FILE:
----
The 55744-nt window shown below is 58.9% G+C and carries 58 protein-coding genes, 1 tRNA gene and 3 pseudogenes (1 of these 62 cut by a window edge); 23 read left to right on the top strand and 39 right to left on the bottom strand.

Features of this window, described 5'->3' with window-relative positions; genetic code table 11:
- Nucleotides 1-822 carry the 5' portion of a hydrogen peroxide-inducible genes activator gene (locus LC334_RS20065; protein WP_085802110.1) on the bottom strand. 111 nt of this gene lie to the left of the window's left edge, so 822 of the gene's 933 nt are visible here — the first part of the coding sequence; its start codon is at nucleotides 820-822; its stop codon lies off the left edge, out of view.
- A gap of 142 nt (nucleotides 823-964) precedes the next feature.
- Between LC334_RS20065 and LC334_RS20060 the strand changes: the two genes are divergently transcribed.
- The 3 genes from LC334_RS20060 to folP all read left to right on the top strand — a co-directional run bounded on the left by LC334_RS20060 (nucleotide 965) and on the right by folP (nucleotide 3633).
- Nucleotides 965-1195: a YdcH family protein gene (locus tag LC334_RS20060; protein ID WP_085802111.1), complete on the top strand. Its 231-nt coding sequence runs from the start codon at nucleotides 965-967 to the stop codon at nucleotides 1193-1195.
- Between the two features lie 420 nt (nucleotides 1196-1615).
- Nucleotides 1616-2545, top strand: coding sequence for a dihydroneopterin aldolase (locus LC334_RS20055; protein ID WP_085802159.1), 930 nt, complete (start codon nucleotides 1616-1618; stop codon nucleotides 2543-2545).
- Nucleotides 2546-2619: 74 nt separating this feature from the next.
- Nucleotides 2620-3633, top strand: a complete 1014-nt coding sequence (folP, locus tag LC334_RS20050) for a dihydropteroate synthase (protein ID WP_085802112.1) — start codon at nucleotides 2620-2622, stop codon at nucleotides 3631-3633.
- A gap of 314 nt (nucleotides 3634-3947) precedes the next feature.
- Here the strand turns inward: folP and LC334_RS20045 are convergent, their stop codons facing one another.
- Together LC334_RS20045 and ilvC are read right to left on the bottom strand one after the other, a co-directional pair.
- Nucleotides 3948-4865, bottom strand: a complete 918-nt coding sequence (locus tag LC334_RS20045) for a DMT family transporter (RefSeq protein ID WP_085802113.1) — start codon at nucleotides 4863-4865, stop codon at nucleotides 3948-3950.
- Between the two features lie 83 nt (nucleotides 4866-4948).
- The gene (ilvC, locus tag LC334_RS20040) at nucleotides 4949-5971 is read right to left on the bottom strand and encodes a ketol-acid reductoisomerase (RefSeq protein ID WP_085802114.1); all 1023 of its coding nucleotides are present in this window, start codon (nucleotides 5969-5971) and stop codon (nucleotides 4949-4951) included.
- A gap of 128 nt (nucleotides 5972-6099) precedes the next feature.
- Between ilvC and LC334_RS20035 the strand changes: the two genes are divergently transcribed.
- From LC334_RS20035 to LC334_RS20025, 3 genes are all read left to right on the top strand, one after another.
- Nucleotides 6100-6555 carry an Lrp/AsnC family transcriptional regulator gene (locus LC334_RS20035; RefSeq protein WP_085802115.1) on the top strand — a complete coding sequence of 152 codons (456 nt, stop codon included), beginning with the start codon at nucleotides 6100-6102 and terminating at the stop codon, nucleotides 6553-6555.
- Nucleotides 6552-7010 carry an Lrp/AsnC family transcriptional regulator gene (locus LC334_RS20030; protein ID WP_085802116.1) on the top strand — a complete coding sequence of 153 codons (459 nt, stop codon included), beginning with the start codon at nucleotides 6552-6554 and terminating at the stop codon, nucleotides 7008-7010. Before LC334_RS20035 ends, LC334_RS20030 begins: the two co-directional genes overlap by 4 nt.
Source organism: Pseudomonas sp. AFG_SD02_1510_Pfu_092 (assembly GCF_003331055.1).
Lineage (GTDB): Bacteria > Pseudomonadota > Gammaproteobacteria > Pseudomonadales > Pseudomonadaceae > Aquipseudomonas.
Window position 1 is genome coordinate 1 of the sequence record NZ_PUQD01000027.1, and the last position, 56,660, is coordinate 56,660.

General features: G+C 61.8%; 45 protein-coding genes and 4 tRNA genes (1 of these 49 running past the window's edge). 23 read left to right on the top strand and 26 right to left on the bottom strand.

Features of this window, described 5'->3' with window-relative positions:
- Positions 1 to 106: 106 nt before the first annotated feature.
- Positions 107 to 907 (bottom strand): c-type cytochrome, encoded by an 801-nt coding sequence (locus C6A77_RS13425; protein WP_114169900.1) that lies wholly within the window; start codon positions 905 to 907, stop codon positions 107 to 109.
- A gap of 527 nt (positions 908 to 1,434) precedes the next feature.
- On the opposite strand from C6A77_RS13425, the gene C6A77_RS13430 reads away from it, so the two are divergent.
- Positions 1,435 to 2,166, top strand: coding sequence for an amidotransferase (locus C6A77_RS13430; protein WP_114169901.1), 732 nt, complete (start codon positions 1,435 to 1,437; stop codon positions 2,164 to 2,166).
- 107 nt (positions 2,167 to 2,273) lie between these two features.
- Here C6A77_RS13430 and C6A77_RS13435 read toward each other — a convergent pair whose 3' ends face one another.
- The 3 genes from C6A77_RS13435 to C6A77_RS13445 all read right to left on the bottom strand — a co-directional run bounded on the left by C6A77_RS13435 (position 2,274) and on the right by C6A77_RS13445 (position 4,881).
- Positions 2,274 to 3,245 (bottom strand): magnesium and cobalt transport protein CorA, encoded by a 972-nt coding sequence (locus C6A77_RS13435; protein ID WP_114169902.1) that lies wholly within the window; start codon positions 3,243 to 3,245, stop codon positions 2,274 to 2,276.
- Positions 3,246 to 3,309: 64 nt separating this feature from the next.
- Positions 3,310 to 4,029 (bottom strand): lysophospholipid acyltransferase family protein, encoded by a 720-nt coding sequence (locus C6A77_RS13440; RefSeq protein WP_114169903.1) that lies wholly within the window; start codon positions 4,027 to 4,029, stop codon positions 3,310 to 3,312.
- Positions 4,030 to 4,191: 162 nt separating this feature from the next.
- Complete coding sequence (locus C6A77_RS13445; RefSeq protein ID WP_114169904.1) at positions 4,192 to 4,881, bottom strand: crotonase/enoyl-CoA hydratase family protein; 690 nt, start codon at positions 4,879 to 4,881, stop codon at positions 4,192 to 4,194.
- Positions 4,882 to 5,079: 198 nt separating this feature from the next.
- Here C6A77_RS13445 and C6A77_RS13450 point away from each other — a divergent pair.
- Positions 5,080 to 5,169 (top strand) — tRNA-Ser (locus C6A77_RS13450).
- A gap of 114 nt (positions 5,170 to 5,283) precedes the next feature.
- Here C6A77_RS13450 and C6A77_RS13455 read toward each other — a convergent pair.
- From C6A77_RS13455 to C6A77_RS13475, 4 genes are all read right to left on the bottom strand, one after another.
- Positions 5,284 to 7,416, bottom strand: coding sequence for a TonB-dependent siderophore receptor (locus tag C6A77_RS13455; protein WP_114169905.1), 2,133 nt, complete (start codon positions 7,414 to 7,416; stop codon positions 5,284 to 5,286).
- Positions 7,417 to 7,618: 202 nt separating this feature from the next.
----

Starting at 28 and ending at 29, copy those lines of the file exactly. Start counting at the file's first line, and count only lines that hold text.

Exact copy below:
- Positions 1 to 106: 106 nt before the first annotated feature.
- Positions 107 to 907 (bottom strand): c-type cytochrome, encoded by an 801-nt coding sequence (locus C6A77_RS13425; protein WP_114169900.1) that lies wholly within the window; start codon positions 905 to 907, stop codon positions 107 to 109.